PERSON OF THE WEEK: Servicers, Law Firms And Borrowers

This week, MortgageOrb has a brief chat with Gerald B. Alt, president and chief operating officer of LOGS Network. The attorney network's HEART Financial Services unit provides loss mitigation services to borrowers, coordinated through creditors' counsel.

Q: What was the impetus behind LOGS Network – an attorney group – launching HEART Financial Services, a company focused on loss mitigation?

Alt: We tried to start a loss mitigation piece a few years ago. At that time, servicers weren't very interested. But [loss mitigation] really moved a lot in a fairly short period of time. So LOGS Network, with national footprint and centralized management, expanded into HEART Financial Services. In April and May, particularly, business ramped up significantly with a couple of large servicers.

Q: Can you encapsulate what function the group serves?

Alt: HEART is focused on getting unsolicited packages to borrowers who need help, based on statistical analysis, and following up via phone from a consultative, empathetic perspective – not from a collections perspective.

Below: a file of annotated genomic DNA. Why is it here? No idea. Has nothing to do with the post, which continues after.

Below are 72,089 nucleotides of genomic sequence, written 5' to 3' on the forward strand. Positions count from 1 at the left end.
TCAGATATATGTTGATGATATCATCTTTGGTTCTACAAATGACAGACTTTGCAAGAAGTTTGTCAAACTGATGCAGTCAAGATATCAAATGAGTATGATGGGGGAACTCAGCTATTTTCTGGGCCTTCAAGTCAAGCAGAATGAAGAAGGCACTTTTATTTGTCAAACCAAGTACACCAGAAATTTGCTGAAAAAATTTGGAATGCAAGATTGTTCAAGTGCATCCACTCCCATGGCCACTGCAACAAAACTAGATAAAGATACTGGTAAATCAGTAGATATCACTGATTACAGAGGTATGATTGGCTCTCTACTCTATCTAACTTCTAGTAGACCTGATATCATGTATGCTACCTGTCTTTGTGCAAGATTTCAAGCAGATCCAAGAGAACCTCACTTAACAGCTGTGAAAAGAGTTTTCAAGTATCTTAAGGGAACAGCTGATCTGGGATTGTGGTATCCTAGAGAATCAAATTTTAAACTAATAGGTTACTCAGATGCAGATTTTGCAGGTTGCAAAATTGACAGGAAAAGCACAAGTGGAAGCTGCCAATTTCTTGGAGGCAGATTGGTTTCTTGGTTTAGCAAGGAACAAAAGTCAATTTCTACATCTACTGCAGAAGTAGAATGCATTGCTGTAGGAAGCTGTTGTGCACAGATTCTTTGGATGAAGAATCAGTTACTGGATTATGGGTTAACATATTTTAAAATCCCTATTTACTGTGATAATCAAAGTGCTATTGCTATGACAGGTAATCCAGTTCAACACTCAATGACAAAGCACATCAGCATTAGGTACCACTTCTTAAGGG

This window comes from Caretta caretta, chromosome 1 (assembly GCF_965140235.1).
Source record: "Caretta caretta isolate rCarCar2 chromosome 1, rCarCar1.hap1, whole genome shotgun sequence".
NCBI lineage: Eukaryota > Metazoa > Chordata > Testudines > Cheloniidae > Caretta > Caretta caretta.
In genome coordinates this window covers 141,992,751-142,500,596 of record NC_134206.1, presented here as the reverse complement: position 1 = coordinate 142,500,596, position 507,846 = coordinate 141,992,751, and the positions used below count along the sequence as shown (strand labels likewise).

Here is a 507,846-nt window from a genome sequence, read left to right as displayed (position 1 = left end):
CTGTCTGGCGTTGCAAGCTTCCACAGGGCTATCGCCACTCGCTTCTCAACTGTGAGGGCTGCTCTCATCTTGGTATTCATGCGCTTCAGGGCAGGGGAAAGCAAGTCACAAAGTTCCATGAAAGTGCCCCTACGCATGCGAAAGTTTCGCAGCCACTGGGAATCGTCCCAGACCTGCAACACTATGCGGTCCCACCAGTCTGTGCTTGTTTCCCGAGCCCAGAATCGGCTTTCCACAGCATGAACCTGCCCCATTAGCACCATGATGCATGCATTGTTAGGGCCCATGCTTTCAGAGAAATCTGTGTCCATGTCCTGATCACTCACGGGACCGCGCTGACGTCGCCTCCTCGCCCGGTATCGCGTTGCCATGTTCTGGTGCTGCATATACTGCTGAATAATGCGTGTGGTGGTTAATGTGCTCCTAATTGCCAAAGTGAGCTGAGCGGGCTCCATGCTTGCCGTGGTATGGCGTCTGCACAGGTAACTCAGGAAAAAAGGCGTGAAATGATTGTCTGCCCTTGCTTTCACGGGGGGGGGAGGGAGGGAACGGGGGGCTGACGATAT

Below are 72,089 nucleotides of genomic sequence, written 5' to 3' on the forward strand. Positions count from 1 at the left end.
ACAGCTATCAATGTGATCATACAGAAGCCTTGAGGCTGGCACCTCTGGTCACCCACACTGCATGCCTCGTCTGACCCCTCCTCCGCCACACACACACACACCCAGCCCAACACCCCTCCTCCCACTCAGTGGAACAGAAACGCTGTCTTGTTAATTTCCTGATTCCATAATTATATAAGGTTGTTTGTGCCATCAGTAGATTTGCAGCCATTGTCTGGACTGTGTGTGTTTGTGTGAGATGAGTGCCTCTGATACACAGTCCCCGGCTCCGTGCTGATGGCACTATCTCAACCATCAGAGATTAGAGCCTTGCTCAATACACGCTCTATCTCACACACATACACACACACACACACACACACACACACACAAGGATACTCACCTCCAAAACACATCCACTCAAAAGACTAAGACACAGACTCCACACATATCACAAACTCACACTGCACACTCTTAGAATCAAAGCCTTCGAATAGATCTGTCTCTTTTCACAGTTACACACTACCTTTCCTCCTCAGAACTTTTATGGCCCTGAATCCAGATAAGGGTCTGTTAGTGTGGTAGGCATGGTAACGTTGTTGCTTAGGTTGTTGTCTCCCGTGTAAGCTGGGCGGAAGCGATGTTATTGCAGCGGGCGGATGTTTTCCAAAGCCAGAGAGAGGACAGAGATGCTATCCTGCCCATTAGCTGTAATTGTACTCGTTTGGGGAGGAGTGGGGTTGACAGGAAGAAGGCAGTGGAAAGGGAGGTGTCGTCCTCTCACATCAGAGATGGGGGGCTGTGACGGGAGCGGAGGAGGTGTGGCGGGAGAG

Q: How does this strategy work, from a law firm's perspective?

Alt: Years ago, a borrower would place a call to the creditor's counsel about a foreclosure action. The law firm's conversation with the borrower was limited to an inquiry about the borrower's ability to reinstate the loan. If the borrower couldn't reinstate, there wasn't much more the attorney could do.

But now, the conversation has changed to, ‘Are you the homeowner? Are you living in the home? Would you like to stay?’ If the borrower answers ‘yes,’ the next question is, ‘Can you pay and reinstate?’ If so, that borrower is referred to HEART. Some clients want lawyers to refer these borrowers directly to the servicers; others ask HEART to survey the borrower's situation. If needed, HEART can direct borrowers to nonprofit counseling agencies.

A year ago, even attorneys questioned the virtues of law firms being involved in loss mitigation. But after all, borrowers served with papers very often contact creditors' counsel. Now, many large law firms are engaging directly with borrowers.

Q: Are there any potential problems associated with this creditor's counsel-borrower connection?

Alt: There are still challenges in providing any kind of loss mitigation solution on a third-party basis. The Fair Debt Collection Practices Act makes it a per-se violation to communicate with borrowers unless you go through the [‘mini-Miranda’] warnings. Plaintiffs' attorneys and consumer groups get on edge. Borrowers, however, routinely express their gratitude for the assistance.


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